Ethical Theory and Moral Practice 22 (1):205-218 (2019)

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Shanna Slank
University of Wisconsin, Madison
Abstract
The Imposter Phenomenon—i.e., the phenomenon of feeling like a fraud and like your successes aren’t really yours—is typically construed not just as a crisis of confidence, but as a failure of rationality. On the standard story, “imposters” have bad beliefs about their talents because they dismiss the evidence provided by their successes. Here I suggest that this standard picture could be mistaken, and that these “imposters” may actually be more rational than non-imposters. Why? Accounting for the non-talent causes of your successes may require you to lower your confidence in your talents, in which case, “imposter” beliefs are rational. I then go on to suggest a second reason to worry about the standard picture: It does not adequately address the possible role that one’s environment has in the production of the phenomenon. To give an example, I hypothesize that environments that host a “culture of genius” can alter our evidential landscape in a way that promotes the Imposter Phenomenon. Finally, I argue that my alternative picture of the Imposter Phenomenon should prompt us to opt for a conception of self-worth that is more deeply tied to virtues like intellectual humility than to relative talent possession.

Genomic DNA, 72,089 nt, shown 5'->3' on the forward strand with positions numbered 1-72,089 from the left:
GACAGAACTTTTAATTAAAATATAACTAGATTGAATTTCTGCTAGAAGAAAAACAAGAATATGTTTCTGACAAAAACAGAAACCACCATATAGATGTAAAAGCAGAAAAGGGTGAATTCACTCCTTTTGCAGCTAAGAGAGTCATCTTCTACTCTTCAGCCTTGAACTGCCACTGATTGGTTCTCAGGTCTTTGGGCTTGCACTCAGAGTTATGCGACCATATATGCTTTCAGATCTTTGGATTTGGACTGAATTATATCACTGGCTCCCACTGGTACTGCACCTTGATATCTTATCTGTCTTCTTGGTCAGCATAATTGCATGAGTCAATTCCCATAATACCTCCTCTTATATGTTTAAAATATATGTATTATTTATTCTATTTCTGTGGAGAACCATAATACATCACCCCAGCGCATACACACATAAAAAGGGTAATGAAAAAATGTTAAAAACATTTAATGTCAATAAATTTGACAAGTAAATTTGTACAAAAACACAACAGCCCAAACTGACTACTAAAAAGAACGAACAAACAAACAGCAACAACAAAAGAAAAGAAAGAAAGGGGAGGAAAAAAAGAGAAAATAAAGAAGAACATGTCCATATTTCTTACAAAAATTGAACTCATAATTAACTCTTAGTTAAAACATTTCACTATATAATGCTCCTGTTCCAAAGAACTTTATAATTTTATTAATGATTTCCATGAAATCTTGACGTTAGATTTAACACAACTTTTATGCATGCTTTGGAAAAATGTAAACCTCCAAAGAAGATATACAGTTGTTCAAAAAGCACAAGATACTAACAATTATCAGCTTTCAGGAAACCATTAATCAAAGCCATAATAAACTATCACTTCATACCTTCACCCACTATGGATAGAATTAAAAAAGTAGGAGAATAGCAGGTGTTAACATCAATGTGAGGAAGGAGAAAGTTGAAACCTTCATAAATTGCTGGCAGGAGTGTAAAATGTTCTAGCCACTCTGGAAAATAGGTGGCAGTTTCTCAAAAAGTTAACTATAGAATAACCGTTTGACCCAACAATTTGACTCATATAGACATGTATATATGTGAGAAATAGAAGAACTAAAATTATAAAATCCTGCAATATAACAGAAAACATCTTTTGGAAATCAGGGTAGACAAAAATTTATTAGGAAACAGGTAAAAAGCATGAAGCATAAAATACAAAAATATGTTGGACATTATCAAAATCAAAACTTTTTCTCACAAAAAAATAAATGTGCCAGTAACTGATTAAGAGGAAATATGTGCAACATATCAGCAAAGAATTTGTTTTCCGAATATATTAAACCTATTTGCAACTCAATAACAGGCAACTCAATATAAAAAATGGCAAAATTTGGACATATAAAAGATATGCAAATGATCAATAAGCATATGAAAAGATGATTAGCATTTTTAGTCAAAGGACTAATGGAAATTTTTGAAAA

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DOI 10.1007/s10677-019-09984-8
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References found in this work BETA

Intellectual Humility as Attitude.Alessandra Tanesini - 2018 - Philosophy and Phenomenological Research 96 (2):399-420.
Three Cheers for the Token Woman!Anca Gheaus - 2015 - Journal of Applied Philosophy 32 (2):163-176.

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Citations of this work BETA

II—What Should ‘Impostor Syndrome’ Be?Sarah K. Paul - 2019 - Aristotelian Society Supplementary Volume 93 (1):227-245.

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